Over the last decade, since I first learned of GNU, I've been slowly coming to the realisation that Stallman, FSF and the GNU have got it pretty right []. This isn't about software, convenience or better models of development. It's about the philosphy [] and mind set.

        I don't have to convince others. All I have to do is let them know that there is an alternative and what that alternative is. The opponents of copyleft will see to the convincing.

        • Re: (Score:3, Insightful)

          by Eskarel ( 565631 )
          If you're walking the path of Richard Stallman, you're walking the path alone.

          RMS has a lot of really good ideas, but he is, to be perfectly honest, a raving nut job. He lives in an ideal world where there is no pragamatism, no compromise, where everyone can do what they love without having to worry about putting food on the table. He believes that because many people in the US are willing to work crap jobs for no money, that programmers should be willing to work for $35,000 a year(that's not an exaggeratio

    • by jfengel ( 409917 ) on Sunday November 19, 2006 @11:50PM (#16910038) Homepage Journal
      Good for you. Your solution is consistent and sensible. I much prefer it to the "They made it but I want it so I'm entitled to it" theory so pervasive on Slashdot.

      If the RIAA etc make stuff you want, they get to set the terms. The trick is not to redefine the terms but to make your own stuff.
    • by westlake ( 615356 ) on Monday November 20, 2006 @12:54AM (#16910438)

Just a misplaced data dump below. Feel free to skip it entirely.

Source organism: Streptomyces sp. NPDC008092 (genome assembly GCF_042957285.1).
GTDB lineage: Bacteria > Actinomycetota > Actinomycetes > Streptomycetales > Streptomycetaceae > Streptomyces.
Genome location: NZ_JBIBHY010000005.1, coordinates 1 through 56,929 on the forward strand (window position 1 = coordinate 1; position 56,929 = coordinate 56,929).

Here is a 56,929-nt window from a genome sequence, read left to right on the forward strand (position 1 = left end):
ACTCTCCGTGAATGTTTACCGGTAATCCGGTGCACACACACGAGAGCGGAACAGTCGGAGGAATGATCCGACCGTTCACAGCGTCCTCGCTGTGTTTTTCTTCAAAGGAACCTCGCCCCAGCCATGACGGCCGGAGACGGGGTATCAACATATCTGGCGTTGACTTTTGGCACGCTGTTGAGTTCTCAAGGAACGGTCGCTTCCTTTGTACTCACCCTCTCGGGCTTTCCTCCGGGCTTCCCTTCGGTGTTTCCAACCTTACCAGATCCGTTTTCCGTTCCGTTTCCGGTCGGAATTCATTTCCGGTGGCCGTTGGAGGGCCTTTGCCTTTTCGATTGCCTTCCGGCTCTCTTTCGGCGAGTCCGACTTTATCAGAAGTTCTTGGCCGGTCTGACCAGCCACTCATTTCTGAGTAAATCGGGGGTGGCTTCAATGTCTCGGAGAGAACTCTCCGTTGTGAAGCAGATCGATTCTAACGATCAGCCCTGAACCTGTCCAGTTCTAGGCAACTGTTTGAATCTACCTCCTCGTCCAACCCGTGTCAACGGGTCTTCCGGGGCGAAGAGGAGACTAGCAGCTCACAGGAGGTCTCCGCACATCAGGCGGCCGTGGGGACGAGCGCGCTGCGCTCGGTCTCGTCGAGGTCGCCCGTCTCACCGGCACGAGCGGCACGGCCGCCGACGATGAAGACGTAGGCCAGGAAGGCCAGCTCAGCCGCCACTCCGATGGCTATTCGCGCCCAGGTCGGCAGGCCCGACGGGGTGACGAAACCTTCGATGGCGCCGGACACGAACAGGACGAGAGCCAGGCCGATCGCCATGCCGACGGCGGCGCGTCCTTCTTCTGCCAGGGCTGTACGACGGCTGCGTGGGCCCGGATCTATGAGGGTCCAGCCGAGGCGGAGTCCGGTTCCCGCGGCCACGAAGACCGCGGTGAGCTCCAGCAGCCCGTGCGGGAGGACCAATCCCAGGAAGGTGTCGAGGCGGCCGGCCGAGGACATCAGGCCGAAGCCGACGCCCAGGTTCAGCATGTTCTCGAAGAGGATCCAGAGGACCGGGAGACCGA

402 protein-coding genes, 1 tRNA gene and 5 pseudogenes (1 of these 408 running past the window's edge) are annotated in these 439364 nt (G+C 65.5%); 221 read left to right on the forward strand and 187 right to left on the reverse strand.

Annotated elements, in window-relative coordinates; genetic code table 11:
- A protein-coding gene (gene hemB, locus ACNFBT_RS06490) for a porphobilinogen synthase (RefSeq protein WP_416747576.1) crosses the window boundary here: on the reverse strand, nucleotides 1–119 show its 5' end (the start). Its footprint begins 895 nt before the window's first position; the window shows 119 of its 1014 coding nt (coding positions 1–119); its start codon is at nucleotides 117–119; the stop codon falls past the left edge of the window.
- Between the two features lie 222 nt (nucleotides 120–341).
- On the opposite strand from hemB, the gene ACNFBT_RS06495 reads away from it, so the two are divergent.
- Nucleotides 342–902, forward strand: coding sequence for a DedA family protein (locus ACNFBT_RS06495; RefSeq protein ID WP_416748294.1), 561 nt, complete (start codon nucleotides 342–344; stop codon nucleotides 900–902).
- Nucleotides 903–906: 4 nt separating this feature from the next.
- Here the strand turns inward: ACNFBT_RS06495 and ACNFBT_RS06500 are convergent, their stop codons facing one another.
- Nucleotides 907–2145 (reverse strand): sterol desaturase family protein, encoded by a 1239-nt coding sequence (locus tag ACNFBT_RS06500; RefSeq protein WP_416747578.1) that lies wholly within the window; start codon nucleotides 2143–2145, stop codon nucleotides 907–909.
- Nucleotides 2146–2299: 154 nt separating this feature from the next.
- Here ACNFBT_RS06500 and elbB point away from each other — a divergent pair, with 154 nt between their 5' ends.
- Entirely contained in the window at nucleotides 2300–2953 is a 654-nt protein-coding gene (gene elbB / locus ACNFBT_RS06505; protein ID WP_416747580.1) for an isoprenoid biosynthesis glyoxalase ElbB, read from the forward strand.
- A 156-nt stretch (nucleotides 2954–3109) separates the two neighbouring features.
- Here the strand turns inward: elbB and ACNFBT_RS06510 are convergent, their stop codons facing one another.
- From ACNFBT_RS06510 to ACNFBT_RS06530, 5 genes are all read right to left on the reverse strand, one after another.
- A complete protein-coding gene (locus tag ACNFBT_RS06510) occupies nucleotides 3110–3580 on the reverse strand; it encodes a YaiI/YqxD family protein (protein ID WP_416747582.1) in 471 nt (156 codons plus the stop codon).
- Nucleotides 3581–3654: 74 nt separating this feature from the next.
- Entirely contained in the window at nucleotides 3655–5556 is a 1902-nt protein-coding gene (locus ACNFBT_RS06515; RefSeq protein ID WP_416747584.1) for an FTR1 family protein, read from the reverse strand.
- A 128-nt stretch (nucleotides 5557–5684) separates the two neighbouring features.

Everyone brings their Pooh Bears and Disney characters, CDs, DVDs and we have a great big "cleansing" where we burn them in the streets and pledge to lead fruitful "copylefted lives"?

      There is something in this language I find chilling---and all too familiar.

      The voice of the fanatic to whom all culture is alien --- verboten --- whose creation does not meet his own standards of perfection.

      When did freedom ever come from a burning of the books?

      • Re: (Score:3, Insightful)

        There is something in this language I find chilling---and all too familiar.

        It's different this time (honest). This is not some protest against degenerate culture - this is a protest against corporations who own our culture in a literal sense. When nothing produced in the last 70+ years has entered the public domain unless placed there deliberately, we have a serious problem. I should be able to sing happy birthday and play old bugs bunny cartoons free of charge and also pass copies around if I so desire.

      • Re: (Score:3, Interesting)

        Trolly fearspeak removed

        When did freedom ever come from a burning of the books?